Today, I’m pleased to introduce Apple Frames 2.0, an all-new version of my popular shortcut to put screenshots inside physical device frames of Apple products. The new Apple Frames, which you can download at the end of this post or on the MacStories Shortcuts Archive, has been completely rewritten so it’s faster and lighter, comes with support for the latest iPhone 13 lineup and iPad mini, brings support for framing iMac and MacBook Air screenshots, and, at long last, is available internationally in seven different languages.

This is a massive update to Apple Frames, so let’s dive in.

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How iPadOS 15 Ruined Chris Welch’s iPad Home Screen

Chris Welch, writing for The Verge, covers an aspect of iPadOS 15 I also pointed out in my review: iPadOS 15 no longer keeps the same icon grid layout in portrait and landscape orientations, and, if you place widgets on the Home Screen, its density is reduced.

Welch concludes:

Some will see this as a very minor inconvenience and carry on with updating to iPadOS 15 for all of the other benefits. Since the App Library is now there, you can even go in the complete opposite direction and load your homescreens up with widgets everywhere and only a few app icons. If that’s you, don’t let me stop you. On the whole, it’s a very good release.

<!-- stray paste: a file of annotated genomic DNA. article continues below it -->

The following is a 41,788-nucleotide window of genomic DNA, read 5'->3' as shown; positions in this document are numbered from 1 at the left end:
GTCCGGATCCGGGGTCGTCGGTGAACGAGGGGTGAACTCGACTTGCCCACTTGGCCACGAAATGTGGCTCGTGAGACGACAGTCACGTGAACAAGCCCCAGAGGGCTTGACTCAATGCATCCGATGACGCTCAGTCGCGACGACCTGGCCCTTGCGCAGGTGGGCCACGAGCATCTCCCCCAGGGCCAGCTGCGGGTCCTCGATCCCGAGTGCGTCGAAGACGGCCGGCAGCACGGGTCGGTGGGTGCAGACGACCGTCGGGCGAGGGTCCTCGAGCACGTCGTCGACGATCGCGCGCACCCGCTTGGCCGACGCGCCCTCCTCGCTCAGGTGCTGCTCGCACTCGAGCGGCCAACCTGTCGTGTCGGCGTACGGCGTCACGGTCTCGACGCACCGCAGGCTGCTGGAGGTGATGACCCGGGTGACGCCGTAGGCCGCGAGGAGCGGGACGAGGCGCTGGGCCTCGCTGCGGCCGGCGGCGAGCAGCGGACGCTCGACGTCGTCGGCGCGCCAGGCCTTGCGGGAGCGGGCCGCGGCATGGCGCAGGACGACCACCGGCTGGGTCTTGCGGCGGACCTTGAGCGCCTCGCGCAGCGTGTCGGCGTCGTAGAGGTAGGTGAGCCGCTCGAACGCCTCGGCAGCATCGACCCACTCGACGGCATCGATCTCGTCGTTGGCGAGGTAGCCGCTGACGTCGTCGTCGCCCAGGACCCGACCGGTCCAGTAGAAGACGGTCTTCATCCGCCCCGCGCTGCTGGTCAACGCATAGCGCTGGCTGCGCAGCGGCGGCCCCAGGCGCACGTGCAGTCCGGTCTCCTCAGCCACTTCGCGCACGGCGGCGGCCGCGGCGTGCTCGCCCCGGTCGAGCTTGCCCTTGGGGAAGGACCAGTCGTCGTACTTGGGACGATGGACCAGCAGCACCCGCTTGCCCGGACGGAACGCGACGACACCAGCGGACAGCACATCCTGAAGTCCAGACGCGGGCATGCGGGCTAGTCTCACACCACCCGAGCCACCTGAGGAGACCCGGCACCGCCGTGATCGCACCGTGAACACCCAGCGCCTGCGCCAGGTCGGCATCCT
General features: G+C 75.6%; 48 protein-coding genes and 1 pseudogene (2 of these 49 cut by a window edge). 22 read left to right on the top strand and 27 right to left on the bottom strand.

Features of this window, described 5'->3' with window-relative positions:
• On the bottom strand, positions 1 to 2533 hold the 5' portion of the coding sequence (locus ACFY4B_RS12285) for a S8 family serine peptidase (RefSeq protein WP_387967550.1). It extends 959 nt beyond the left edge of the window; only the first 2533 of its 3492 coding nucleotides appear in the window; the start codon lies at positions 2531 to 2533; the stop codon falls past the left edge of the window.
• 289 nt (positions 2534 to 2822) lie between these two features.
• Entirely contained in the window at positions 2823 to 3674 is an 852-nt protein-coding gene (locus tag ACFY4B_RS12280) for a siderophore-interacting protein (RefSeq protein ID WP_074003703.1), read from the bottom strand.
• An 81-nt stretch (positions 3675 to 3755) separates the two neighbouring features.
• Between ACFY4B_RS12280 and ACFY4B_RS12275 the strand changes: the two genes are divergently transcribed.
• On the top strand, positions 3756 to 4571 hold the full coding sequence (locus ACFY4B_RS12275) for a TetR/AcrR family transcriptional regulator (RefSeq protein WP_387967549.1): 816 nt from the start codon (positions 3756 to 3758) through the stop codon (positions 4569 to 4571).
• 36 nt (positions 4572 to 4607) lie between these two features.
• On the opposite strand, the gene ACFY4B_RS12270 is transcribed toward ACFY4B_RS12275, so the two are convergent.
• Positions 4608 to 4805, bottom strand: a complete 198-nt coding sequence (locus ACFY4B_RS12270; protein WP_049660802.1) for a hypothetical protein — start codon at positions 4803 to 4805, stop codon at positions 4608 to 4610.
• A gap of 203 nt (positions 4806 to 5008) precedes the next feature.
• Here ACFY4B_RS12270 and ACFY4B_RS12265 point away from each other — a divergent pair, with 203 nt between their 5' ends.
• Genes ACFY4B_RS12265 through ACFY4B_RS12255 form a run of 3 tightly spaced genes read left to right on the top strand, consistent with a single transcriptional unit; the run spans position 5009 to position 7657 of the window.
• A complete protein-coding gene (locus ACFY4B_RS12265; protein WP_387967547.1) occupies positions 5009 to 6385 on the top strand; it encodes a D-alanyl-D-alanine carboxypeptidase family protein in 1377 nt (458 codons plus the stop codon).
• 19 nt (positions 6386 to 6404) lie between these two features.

But I’m really hoping in a future software update, Apple will add a setting to restore the old layout that kept everything more consistent. It’d be even better if the company made the grid more customizable on the whole. If we’re letting people choose between new and old Safari designs, why not offer a choice between having more things on-screen or a less dense grid that’s better optimized for widgets? There’s already a “Home Screen and Dock” section in settings, after all. Letting you adjust the grid to your liking is something that Android phones and tablets already get right. It’s not a huge ask.

I think the point about customization is exactly right, and also why I’m not complaining about the ability to choose a layout in Safari. As iPads are used by a variety of less tech-savvy and more experienced pro users, it’s now increasingly challenging for Apple to cover the platform’s full spectrum of workflows with non-customizable features. Welch makes a great point about the Home Screen grid’s rigidity and lack of control; I hope Apple provides more options for this in the future, along with a denser grid if you have widgets placed on the iPad Home Screen.